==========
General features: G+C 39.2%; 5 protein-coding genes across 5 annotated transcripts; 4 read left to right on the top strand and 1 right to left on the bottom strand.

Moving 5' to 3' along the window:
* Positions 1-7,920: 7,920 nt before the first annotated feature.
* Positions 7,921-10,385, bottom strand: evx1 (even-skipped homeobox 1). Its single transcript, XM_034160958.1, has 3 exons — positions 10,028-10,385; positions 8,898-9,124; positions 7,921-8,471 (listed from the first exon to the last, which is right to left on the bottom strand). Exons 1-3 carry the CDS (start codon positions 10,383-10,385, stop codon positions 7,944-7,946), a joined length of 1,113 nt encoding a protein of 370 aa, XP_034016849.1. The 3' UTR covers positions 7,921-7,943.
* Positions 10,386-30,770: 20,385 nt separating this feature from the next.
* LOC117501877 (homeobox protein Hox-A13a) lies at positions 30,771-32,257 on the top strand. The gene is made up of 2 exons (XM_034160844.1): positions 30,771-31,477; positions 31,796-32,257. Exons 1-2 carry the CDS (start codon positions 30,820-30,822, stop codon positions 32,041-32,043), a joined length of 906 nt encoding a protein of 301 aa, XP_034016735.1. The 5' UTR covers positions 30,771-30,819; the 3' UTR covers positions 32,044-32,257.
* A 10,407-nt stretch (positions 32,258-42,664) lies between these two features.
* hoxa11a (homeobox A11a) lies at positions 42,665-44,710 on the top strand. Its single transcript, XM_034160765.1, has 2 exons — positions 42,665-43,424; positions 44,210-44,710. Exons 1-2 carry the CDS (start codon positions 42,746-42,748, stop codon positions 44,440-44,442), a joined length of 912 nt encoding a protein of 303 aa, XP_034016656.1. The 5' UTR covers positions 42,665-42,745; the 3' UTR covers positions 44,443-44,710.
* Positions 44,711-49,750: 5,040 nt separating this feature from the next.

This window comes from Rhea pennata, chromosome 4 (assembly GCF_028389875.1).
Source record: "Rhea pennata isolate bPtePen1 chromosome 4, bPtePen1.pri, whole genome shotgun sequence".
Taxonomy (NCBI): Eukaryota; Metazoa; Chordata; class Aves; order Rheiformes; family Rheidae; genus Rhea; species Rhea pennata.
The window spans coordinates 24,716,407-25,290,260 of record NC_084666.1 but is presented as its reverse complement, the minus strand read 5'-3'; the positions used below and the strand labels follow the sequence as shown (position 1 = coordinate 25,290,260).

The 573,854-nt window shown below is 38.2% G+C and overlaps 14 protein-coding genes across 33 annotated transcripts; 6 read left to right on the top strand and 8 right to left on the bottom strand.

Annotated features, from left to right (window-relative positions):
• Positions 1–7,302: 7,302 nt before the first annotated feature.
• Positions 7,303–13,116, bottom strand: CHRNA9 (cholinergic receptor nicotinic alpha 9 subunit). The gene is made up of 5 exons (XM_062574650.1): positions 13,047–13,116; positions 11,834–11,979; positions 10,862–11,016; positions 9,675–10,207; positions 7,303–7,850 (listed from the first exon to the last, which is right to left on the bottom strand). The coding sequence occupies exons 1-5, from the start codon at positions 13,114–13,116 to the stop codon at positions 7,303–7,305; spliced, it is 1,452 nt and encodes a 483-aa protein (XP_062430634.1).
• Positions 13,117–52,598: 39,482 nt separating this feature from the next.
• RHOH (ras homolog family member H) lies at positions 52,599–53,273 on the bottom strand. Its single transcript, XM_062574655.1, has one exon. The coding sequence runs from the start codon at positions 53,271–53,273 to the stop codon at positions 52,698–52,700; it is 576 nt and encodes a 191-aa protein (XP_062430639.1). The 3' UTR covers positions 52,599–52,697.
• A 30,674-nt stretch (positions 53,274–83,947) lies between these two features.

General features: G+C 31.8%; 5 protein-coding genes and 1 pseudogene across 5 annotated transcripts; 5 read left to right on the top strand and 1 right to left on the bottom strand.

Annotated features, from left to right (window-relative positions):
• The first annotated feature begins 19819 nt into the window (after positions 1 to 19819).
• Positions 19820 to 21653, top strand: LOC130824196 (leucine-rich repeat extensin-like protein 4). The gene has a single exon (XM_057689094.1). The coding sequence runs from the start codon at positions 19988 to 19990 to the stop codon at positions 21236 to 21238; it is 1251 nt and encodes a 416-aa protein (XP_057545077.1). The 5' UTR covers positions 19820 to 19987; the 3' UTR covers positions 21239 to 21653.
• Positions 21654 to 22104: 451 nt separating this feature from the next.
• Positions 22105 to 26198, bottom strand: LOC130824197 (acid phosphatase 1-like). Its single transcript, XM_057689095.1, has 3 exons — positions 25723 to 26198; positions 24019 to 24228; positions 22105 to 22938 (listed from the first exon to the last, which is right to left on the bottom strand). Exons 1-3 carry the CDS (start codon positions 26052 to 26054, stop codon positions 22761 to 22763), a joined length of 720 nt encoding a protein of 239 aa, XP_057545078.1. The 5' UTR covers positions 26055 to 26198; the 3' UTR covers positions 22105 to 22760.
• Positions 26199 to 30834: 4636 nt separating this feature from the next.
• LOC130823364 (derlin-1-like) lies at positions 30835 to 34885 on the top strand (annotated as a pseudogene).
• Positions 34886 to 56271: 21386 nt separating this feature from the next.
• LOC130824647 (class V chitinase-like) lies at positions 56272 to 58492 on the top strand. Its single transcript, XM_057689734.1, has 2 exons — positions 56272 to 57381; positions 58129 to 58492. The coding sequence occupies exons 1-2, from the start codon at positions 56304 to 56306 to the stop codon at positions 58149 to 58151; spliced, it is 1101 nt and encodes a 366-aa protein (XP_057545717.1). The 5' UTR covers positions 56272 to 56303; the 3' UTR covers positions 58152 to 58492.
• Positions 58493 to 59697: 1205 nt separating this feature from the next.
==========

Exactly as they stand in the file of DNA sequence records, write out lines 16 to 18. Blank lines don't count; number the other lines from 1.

• Positions 1–7,302: 7,302 nt before the first annotated feature.
• Positions 7,303–13,116, bottom strand: CHRNA9 (cholinergic receptor nicotinic alpha 9 subunit). The gene is made up of 5 exons (XM_062574650.1): positions 13,047–13,116; positions 11,834–11,979; positions 10,862–11,016; positions 9,675–10,207; positions 7,303–7,850 (listed from the first exon to the last, which is right to left on the bottom strand). The coding sequence occupies exons 1-5, from the start codon at positions 13,114–13,116 to the stop codon at positions 7,303–7,305; spliced, it is 1,452 nt and encodes a 483-aa protein (XP_062430634.1).
• Positions 13,117–52,598: 39,482 nt separating this feature from the next.